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Night Baseball by Michael Blumenthal

Night Baseball

by Michael Blumenthal

(and printed here, as well as in his book Days We Would Rather Know)

[I] retrace by moonlight the roads where I used to play in the sun.

                                                 — Marcel Proust

At night, when I go out to the field

to listen to the birds sleep, the stars

hover like old umpires over the diamond,

and I think back upon the convergences

of bats and balls, of cowhide and the whacked

thumping of cork into its oiled pockets,

and I realize again that our lives pass

like the phased signals of that old coach,

the moon, passing over the pitcher's mound,

like the slowed stride of an aging shortstop

as he lopes over the infield or the stilled echo

of crowds in a wintered stadium. I see again

how all the old heroes have passed on to their

ranches and dealerships, that each new season

ushers in its crop of the promised and promising,

the highly touted and the sudden phenoms of the

unexpected, as if the hailed dispensation of gifts

had realigned itself into a new constellation,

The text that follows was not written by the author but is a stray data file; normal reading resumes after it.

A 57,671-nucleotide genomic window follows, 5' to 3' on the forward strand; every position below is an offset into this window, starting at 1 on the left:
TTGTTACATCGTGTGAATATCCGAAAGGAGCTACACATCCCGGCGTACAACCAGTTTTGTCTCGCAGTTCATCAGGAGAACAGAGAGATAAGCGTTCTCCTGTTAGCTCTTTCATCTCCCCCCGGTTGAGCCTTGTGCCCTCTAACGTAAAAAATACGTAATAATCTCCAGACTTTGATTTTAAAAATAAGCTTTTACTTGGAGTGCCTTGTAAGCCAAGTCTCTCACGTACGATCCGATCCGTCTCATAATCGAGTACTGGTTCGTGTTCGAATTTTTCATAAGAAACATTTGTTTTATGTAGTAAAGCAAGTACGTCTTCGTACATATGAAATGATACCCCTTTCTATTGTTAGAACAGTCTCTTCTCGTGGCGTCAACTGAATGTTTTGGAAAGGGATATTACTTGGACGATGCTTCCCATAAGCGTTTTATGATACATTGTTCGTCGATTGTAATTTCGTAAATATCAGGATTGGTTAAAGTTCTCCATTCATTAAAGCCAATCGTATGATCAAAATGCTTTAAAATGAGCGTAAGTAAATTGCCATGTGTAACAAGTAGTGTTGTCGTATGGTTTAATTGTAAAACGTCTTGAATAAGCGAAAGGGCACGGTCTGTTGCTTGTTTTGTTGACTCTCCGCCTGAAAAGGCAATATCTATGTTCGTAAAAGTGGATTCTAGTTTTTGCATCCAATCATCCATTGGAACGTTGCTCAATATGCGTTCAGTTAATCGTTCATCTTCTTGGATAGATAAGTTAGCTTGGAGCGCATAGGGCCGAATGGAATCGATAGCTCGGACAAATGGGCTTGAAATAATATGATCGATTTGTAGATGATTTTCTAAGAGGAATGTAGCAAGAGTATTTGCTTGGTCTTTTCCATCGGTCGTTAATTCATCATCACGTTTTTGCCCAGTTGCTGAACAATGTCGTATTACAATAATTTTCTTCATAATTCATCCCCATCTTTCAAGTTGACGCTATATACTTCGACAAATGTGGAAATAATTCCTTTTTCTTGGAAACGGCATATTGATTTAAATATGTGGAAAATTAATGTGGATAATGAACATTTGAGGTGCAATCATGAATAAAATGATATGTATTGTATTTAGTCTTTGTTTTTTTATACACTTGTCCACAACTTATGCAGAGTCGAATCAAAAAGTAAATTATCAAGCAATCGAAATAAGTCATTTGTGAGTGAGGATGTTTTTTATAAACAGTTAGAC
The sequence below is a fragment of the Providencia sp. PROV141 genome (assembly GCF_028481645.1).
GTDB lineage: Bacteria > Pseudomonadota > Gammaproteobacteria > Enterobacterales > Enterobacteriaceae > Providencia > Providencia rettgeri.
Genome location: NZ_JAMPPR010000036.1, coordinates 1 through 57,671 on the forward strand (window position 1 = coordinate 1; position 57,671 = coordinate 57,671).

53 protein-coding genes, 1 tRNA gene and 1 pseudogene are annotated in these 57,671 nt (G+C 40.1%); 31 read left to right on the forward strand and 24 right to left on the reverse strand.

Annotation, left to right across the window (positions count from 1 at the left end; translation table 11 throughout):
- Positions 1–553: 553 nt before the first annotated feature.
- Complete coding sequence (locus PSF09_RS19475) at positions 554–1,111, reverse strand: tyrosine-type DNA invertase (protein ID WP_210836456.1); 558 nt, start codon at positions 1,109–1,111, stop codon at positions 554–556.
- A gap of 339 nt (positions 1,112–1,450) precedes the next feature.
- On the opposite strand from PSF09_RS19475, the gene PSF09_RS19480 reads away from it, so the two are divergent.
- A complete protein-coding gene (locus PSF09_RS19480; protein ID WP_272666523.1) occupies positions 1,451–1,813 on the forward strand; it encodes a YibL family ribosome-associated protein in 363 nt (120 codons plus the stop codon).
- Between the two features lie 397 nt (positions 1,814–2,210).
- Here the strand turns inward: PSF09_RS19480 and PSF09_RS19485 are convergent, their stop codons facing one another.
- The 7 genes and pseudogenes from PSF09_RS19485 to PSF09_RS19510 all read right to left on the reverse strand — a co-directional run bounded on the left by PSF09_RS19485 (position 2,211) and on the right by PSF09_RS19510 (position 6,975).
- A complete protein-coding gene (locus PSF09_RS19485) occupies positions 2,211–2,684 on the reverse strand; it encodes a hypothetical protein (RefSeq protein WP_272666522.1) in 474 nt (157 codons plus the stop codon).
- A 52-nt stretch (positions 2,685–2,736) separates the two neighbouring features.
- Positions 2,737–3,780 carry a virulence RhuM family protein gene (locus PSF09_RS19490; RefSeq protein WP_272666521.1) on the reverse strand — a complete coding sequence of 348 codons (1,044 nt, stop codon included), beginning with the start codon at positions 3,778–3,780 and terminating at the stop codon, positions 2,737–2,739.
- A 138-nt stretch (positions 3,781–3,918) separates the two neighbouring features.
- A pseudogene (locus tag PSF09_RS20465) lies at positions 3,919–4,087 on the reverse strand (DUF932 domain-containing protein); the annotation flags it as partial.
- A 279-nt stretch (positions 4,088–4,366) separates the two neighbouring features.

as if the old passages of decrepitude and promise

had been altered into a new seeming. I remember

how once, sliding into second during a steal,

I watched the sun rest like a diadem against the

head of some spectator, and thought to myself

in the neat preutterance of all true feeling,

how even our thieveries, well-done, are blessed

with a certain luminousness, how a man rising

from a pilfered sanctity might still upright himself

and return, like Odysseus, to some plenitude

of feast and fidelity. It is why, even then, I loved

baseball: the fierce legitimacy of the neatly stolen,

the calm and illicit recklessness of the coaches

with their wet palms and arcane tongues of mimicry

and motion. It is why, even now, I steal away

from my wife's warm arms to watch the moon sail

like a well-hit fly over the stadium, then hump

my back high over the pitcher's mound and throw

that old curve of memory toward the plate

where I run for a swing at it—the moon

and the stars approving my middle-aged bravado,

that boy still rising from his theft to find the light.

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